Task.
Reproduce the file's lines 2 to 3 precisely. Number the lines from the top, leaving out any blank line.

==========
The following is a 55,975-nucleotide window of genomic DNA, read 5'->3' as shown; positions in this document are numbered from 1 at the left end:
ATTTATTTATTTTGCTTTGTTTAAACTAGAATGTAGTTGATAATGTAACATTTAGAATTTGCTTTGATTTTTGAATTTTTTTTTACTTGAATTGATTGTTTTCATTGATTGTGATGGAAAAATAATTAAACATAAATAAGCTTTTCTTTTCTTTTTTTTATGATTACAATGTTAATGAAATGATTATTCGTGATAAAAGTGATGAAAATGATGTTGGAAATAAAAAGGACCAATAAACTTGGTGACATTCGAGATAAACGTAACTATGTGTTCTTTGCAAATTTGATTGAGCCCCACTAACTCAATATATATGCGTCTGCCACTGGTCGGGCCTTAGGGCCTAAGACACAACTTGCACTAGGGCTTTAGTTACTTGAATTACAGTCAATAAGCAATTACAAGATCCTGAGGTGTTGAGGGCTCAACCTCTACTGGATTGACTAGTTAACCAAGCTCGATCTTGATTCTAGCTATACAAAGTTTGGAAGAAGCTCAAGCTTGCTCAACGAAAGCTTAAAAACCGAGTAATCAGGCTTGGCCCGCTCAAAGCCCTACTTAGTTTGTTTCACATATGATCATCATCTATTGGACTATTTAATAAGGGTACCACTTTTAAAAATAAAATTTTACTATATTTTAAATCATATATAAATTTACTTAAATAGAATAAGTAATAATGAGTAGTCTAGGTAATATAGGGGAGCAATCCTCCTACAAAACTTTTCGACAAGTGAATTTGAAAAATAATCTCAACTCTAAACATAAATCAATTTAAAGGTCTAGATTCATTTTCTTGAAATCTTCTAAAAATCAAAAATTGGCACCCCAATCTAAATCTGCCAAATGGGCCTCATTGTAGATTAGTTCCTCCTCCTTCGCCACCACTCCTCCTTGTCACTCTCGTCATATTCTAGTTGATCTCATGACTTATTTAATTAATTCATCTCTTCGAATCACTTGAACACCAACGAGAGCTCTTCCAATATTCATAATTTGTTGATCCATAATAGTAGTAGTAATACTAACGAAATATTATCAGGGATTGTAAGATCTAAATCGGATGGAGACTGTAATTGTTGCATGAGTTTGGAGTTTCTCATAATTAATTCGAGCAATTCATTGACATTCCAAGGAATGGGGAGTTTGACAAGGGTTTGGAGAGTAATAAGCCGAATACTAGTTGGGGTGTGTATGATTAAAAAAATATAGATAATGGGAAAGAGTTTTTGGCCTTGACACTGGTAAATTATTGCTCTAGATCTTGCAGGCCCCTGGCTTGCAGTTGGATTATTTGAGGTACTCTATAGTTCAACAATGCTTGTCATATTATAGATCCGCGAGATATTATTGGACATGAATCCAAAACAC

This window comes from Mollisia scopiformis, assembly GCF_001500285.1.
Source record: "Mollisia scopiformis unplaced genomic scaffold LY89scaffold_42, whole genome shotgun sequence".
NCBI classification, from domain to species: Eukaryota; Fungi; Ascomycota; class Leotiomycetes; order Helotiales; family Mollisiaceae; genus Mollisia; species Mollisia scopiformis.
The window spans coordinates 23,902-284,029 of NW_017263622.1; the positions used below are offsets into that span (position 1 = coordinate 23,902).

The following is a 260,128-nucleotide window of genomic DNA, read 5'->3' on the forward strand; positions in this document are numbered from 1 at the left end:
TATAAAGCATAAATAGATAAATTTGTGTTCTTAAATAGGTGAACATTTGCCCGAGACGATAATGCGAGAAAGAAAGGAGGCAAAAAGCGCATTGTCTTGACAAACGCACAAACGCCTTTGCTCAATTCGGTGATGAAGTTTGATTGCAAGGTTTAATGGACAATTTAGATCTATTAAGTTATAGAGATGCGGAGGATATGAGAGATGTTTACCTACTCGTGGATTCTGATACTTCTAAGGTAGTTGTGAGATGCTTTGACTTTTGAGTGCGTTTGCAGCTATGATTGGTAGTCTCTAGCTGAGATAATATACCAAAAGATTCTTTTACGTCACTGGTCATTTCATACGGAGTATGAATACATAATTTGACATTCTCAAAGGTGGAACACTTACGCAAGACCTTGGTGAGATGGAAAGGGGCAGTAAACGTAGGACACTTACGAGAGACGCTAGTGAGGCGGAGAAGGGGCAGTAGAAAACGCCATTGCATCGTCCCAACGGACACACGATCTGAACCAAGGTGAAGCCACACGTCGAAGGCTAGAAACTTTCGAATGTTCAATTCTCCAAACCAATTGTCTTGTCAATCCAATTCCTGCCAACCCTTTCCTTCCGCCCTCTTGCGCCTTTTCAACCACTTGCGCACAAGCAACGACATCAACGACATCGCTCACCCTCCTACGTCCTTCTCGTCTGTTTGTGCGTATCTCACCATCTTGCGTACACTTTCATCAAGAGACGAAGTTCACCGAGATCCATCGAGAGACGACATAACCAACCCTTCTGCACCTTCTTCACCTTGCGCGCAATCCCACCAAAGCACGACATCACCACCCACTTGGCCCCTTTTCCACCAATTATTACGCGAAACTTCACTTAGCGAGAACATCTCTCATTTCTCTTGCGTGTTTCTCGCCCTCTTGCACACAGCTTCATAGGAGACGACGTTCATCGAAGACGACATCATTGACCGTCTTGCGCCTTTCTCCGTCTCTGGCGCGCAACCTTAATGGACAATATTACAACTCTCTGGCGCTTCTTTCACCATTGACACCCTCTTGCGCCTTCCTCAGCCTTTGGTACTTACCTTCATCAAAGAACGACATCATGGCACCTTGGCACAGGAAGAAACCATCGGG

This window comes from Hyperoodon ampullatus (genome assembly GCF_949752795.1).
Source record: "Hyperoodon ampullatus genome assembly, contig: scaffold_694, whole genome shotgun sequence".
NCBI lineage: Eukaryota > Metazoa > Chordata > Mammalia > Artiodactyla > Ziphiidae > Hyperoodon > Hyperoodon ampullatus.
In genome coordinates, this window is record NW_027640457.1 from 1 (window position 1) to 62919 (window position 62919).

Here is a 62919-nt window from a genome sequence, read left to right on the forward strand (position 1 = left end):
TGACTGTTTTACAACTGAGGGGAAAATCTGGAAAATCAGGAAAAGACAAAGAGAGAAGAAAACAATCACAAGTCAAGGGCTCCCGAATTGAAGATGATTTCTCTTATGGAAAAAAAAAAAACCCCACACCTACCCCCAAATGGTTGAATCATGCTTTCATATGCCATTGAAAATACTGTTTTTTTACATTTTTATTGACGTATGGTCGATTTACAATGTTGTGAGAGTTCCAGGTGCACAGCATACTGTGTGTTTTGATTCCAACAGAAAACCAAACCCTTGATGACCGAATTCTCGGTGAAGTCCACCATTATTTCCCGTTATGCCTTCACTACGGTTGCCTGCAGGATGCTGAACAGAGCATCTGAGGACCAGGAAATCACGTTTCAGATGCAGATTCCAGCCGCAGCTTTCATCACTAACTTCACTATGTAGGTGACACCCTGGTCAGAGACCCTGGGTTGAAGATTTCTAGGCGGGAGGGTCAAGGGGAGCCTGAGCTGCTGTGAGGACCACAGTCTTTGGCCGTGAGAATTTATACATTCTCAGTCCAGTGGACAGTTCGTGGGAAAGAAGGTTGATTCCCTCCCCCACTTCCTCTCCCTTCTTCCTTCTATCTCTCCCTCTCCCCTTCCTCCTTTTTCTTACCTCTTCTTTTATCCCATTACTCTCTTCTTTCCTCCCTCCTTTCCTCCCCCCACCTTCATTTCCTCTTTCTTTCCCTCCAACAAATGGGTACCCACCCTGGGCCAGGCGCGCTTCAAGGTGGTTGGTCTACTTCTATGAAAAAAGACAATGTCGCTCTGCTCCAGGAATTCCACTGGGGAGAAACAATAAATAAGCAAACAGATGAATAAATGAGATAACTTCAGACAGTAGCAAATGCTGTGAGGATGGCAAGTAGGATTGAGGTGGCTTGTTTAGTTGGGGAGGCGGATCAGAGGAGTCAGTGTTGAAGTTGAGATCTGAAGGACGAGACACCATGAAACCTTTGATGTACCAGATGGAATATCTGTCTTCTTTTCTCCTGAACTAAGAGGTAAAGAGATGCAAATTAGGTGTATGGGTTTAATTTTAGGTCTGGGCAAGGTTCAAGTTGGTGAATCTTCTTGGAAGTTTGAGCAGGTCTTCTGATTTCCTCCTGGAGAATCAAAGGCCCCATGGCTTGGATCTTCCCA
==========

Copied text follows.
ATTTATTTATTTTGCTTTGTTTAAACTAGAATGTAGTTGATAATGTAACATTTAGAATTTGCTTTGATTTTTGAATTTTTTTTTACTTGAATTGATTGTTTTCATTGATTGTGATGGAAAAATAATTAAACATAAATAAGCTTTTCTTTTCTTTTTTTTATGATTACAATGTTAATGAAATGATTATTCGTGATAAAAGTGATGAAAATGATGTTGGAAATAAAAAGGACCAATAAACTTGGTGACATTCGAGATAAACGTAACTATGTGTTCTTTGCAAATTTGATTGAGCCCCACTAACTCAATATATATGCGTCTGCCACTGGTCGGGCCTTAGGGCCTAAGACACAACTTGCACTAGGGCTTTAGTTACTTGAATTACAGTCAATAAGCAATTACAAGATCCTGAGGTGTTGAGGGCTCAACCTCTACTGGATTGACTAGTTAACCAAGCTCGATCTTGATTCTAGCTATACAAAGTTTGGAAGAAGCTCAAGCTTGCTCAACGAAAGCTTAAAAACCGAGTAATCAGGCTTGGCCCGCTCAAAGCCCTACTTAGTTTGTTTCACATATGATCATCATCTATTGGACTATTTAATAAGGGTACCACTTTTAAAAATAAAATTTTACTATATTTTAAATCATATATAAATTTACTTAAATAGAATAAGTAATAATGAGTAGTCTAGGTAATATAGGGGAGCAATCCTCCTACAAAACTTTTCGACAAGTGAATTTGAAAAATAATCTCAACTCTAAACATAAATCAATTTAAAGGTCTAGATTCATTTTCTTGAAATCTTCTAAAAATCAAAAATTGGCACCCCAATCTAAATCTGCCAAATGGGCCTCATTGTAGATTAGTTCCTCCTCCTTCGCCACCACTCCTCCTTGTCACTCTCGTCATATTCTAGTTGATCTCATGACTTATTTAATTAATTCATCTCTTCGAATCACTTGAACACCAACGAGAGCTCTTCCAATATTCATAATTTGTTGATCCATAATAGTAGTAGTAATACTAACGAAATATTATCAGGGATTGTAAGATCTAAATCGGATGGAGACTGTAATTGTTGCATGAGTTTGGAGTTTCTCATAATTAATTCGAGCAATTCATTGACATTCCAAGGAATGGGGAGTTTGACAAGGGTTTGGAGAGTAATAAGCCGAATACTAGTTGGGGTGTGTATGATTAAAAAAATATAGATAATGGGAAAGAGTTTTTGGCCTTGACACTGGTAAATTATTGCTCTAGATCTTGCAGGCCCCTGGCTTGCAGTTGGATTATTTGAGGTACTCTATAGTTCAACAATGCTTGTCATATTATAGATCCGCGAGATATTATTGGACATGAATCCAAAACAC

This window comes from Mollisia scopiformis, assembly GCF_001500285.1.